Wednesday, 28 January 2015

In Communion with Canterbury or the Church Commisioners

The Church of England now has its first female Bishop.  This is a source of great joy for most of its members and of much grief for a significant minority.  The major kerfuffle has oddly not been over the consecration of Libby Lane but over the forthcoming consecration of Philip North as Bishop of Burnley.  The proposed service has the unusual innovation of the consecration not being performed by the relevant Metropolitan (in this case the Archbishop of York) but by Bishops to whom he has delegated the task. While this is absolutely York's prerogative, it is being seen as enshrining a "theology of taint" in as much as only bishops opposed to the ordination of women will actually lay hands on Philip North.

As someone who was Fulham Jurisdiction/FiF at one point, I have to say this is a description of conservative Anglo-Catholic theology I don't recognise. The objection was never phrased in terms of taint but of broken communion. Stuff about "taint" so prevalent on "liberal" websites is as far as I can see fairly hysterical and mainly American.  I think the proposed arrangements are deeply peculiar and un-catholic.  Flying bishops (Provincial Episcopal Visitors) have been ordained in the C of E before but the Archbishop in whose Province they will serve always led the laying on of hands.  This new "hands off" approach seems to solidify the reality of there being a Church within a Church that has been hinted about for years but never before explicitly acknowledged.  References within Anglo-Catholic to things like "the See of Ebbsfleet" or "Apostolic Districts" have built his up, ignoring the legal position of the PEV's as Suffragans of the Archbishop.  That I find un-catholic and a bad idea.  If a portion of the Church is allowed to function with a totally parallel structure of bishops deeply disconnected from their metropolitan, then it is not so much being in communion with Canterbury as being in Communion with the Church Commissioners who pay stipend and pensions.  It's not so much ecclesial communion as administrative communion. And that is a sad state of affairs.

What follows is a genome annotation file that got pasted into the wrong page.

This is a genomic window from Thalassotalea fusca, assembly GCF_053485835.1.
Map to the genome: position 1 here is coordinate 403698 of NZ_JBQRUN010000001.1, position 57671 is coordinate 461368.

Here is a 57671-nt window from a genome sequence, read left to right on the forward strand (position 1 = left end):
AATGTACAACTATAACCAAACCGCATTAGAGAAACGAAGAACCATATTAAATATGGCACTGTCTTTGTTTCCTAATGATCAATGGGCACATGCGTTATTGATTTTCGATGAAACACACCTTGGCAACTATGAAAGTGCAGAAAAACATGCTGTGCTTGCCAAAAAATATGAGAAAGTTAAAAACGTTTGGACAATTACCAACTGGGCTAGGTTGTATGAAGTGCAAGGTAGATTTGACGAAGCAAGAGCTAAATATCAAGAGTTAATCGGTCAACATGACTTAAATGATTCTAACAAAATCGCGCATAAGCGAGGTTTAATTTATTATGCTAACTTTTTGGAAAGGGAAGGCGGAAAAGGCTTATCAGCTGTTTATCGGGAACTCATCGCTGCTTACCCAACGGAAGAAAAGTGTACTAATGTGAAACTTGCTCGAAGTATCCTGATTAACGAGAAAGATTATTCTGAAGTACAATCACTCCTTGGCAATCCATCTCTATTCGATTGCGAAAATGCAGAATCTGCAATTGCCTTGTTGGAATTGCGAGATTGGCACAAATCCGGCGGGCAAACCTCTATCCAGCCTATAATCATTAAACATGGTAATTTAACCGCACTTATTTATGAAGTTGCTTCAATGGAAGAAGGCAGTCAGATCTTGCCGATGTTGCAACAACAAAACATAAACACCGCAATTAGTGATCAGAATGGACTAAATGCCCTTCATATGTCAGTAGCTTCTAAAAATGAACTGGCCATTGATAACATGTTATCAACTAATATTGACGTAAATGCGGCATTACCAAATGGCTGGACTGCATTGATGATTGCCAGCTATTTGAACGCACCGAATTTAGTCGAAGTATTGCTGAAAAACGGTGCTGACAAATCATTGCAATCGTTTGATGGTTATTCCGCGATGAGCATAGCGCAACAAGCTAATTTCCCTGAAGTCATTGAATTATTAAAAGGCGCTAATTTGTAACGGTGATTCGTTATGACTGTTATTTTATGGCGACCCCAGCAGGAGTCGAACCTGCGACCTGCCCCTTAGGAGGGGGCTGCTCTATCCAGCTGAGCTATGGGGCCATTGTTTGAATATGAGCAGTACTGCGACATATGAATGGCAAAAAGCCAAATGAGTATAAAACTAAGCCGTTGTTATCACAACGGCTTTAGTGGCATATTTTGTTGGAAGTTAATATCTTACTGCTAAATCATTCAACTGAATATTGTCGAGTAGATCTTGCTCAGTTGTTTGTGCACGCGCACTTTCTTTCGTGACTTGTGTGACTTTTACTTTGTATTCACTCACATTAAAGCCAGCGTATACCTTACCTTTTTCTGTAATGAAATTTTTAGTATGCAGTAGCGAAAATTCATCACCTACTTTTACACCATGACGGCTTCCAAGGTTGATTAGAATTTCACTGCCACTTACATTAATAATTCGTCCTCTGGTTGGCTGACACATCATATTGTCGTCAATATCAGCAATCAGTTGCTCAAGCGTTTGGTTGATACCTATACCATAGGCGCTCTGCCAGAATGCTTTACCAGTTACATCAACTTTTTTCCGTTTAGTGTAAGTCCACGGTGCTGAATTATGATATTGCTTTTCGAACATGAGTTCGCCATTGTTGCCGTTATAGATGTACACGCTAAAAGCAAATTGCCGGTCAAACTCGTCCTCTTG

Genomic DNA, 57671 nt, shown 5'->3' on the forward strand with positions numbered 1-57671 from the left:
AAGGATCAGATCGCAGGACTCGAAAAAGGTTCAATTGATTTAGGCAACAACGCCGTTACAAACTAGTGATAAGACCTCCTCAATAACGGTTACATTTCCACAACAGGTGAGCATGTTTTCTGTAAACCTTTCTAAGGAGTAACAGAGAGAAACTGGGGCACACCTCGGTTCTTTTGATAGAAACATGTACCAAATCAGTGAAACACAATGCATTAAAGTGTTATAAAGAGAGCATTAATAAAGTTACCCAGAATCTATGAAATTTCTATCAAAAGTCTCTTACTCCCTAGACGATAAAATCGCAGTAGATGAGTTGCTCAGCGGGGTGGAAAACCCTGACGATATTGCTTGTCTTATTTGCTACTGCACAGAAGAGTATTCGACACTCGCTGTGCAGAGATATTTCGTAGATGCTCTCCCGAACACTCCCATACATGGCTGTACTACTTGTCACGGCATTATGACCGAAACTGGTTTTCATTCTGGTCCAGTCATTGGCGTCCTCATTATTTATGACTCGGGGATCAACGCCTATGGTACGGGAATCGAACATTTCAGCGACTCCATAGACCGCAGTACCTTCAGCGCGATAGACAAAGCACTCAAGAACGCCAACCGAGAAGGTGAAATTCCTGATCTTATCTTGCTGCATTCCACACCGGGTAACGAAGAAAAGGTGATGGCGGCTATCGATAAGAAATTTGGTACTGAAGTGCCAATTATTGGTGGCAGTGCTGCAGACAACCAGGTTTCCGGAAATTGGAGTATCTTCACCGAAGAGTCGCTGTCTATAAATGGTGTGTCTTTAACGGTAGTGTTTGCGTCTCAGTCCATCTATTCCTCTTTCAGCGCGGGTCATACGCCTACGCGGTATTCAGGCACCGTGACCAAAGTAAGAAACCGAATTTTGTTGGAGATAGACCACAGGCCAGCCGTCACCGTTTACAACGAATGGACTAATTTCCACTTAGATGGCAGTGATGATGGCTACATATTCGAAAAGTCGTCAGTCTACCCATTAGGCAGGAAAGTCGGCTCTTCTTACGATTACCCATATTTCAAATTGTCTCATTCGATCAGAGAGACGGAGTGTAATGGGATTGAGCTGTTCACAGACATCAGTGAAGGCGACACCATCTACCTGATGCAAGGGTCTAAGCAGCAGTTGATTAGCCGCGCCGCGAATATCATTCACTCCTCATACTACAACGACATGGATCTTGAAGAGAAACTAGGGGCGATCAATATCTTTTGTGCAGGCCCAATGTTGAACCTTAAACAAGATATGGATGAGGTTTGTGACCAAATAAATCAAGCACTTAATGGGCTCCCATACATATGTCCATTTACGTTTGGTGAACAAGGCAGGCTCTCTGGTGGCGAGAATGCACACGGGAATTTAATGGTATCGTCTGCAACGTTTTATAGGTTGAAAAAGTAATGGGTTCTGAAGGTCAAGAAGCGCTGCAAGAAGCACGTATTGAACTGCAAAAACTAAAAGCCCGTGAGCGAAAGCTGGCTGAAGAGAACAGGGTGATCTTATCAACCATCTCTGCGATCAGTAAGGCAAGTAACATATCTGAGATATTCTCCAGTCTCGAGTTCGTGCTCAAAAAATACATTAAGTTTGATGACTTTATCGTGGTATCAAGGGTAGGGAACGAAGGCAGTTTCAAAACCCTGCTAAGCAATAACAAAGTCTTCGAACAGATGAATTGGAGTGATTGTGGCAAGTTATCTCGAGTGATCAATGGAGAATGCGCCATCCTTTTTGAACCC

It also begs the question of who are we as Scottish Episcopalians in Communion with in England? The whole C of E or just most of it?

Monday, 19 January 2015